The Tales of Hoff­mann

The Tales of Hoff­mann, mu­si­cal, not rated, Jean Cocteau Cinema, 3.5 chiles

Pasatiempo - - NEWS - — Michael Wade Simp­son

What do Ge­orge A. Romero, direc­tor of Night of the Living Dead, and Taxi

Driver’s Martin Scors­ese have in com­mon? They were both ob­sessed early in their ca­reers with the movie The Tales of Hoff­mann, the 1951 rein­ter­pre­ta­tion of Of­fen­bach’s opera, by Michael Pow­ell and Emeric Press­burger, the team re­spon­si­ble for the twisted clas­sic ballet film The Red Shoes. What may have at­tracted Romero and Scors­ese to The Tales of Hoff­mann, newly re­stored in all its gar­ish Technicolor glory, was the de­ci­sion on the part of the di­rec­tors to cast ballet dancers in al­most all the singing roles.

To call this the first lip-sync­ing mu­sic video (on film) is to do an injustice to the rad­i­cal idea that dancers would be more fully able than singers to in­habit the char­ac­ters in an opera. With si­lent-movie-style act­ing, an edited Of­fen­bach score, and sets that flow like a dance — in­clud­ing a se­ries of cur­tains open­ing onto dream­like spa­ces, the re­sult is a mind-blower, as over-the-top and vis­ually bizarre as movies come. The film achieves what opera of­ten claims to be — the syn­the­sis of mu­sic, theater, and dance. But weirder.

Opera fans will know the story — the re­count­ing by the poet Hoff­mann (played by tenor Robert Roun­seville) to his drink­ing bud­dies of the three lost loves of his life: Olympia, a me­chan­i­cal doll (Moira Shearer, the leg­endary star of The Red Shoes); Gi­uli­etta, a Vene­tian cour­te­san (the al­lur­ing bal­le­rina Lud­milla Tché­rina); and An­to­nia, an opera singer dy­ing of con­sump­tion on a Greek is­land (so­prano Ann Ayars). Each ro­mance is pre­sented as a sep­a­rate act, with char­ac­ter names and pho­tos dis­played on-screen be­fore each sec­tion like in a theater pro­gram.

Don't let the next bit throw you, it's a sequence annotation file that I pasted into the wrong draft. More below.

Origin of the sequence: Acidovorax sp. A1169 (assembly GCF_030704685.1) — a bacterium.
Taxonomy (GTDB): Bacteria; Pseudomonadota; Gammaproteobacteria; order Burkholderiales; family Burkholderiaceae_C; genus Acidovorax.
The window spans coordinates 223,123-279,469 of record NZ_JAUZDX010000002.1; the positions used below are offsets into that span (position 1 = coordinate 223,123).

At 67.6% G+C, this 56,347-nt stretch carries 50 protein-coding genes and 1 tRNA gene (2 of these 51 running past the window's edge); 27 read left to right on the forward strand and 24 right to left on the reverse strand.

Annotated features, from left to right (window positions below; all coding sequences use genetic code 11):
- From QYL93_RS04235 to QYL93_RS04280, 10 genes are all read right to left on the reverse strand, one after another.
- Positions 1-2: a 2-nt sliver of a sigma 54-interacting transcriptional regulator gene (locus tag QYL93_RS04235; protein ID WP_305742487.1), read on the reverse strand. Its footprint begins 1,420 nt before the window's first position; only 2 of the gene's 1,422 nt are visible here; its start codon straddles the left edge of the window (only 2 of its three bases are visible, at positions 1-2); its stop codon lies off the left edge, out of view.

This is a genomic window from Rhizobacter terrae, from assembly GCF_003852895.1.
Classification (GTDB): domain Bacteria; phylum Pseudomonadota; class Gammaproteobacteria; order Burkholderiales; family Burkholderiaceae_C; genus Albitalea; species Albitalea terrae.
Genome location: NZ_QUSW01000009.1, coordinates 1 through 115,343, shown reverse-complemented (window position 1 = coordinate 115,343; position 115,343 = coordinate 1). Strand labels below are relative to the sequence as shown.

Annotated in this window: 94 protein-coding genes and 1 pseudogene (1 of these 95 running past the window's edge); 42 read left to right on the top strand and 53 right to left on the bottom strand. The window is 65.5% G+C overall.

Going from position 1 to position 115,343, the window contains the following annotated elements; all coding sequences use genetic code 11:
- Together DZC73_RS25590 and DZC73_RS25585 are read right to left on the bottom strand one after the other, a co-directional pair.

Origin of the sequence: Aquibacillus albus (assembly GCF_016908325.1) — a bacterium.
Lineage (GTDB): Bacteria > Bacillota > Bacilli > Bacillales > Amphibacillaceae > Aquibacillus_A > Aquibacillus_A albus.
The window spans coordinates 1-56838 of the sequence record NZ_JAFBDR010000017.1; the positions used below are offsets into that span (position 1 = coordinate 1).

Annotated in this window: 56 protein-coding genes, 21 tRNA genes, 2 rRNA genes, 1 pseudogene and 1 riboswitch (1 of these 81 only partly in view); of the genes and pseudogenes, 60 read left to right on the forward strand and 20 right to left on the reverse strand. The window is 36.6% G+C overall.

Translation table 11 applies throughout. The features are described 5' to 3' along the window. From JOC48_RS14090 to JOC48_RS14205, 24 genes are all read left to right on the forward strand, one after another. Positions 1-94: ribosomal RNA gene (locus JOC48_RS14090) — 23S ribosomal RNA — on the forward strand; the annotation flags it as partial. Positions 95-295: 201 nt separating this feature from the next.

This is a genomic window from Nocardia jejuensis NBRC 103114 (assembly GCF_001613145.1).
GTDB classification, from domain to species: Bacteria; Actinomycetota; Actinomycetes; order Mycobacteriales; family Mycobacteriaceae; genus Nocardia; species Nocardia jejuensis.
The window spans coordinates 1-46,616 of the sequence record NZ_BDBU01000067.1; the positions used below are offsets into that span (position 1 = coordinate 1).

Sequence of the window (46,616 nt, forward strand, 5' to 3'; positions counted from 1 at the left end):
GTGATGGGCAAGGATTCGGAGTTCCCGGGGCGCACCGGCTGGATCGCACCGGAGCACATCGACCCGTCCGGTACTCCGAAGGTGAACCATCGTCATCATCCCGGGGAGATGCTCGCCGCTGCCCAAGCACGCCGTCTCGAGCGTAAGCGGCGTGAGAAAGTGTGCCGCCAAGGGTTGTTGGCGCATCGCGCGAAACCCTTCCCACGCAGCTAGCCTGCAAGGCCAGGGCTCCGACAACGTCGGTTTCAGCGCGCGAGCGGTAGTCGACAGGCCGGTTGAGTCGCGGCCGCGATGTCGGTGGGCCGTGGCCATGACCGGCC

Along with a cast of drink­ing cho­rus men, waltz­ing hu­man­like mar­i­onettes, and Ital­ian orgy par­tic­i­pants are Rus­sian chore­og­ra­pher and ballet dancer Léonide Mas­sine and Bri­tish chore­og­ra­pher Fred­er­ick Ash­ton tak­ing on danc­ing du­ties and lay­ing down a num­ber of creepy char­ac­ter roles with rel­ish. Per­haps the most strik­ing per­for­mance is that of Aus­tralian dancer and chore­og­ra­pher Robert Help­mann, Mar­got Fonteyn’s on­stage part­ner. Help­mann plays mul­ti­ple vil­lains in the movie, and his odd­look­ing face and huge eyes cre­ate, in close-ups, an un­set­tling im­pres­sion that no amount of makeup could pro­duce.

The Tales of Hoff­mann of­fers none of the mu­si­cal pu­rity of a Metropoli­tan Opera pro­duc­tion nor are the danc­ing and act­ing par­tic­u­larly first-rate. But the film, re­port­edly pro­duced in 17 days, of­fers some­thing dif­fer­ent: a kind of wild cre­ativ­ity that never seems to make it to the screen any­more. Think Night of the Living Dead meets The Phantom of the Opera, with Sal­vador Dalí as art direc­tor and Ni­jin­sky as chore­og­ra­pher. The Tales of Hoff­mann de­serves its own cult fol­low­ing.

What’s up, Tiger Lily? Moira Shearer

Newspapers in English

Newspapers from USA

© PressReader. All rights reserved.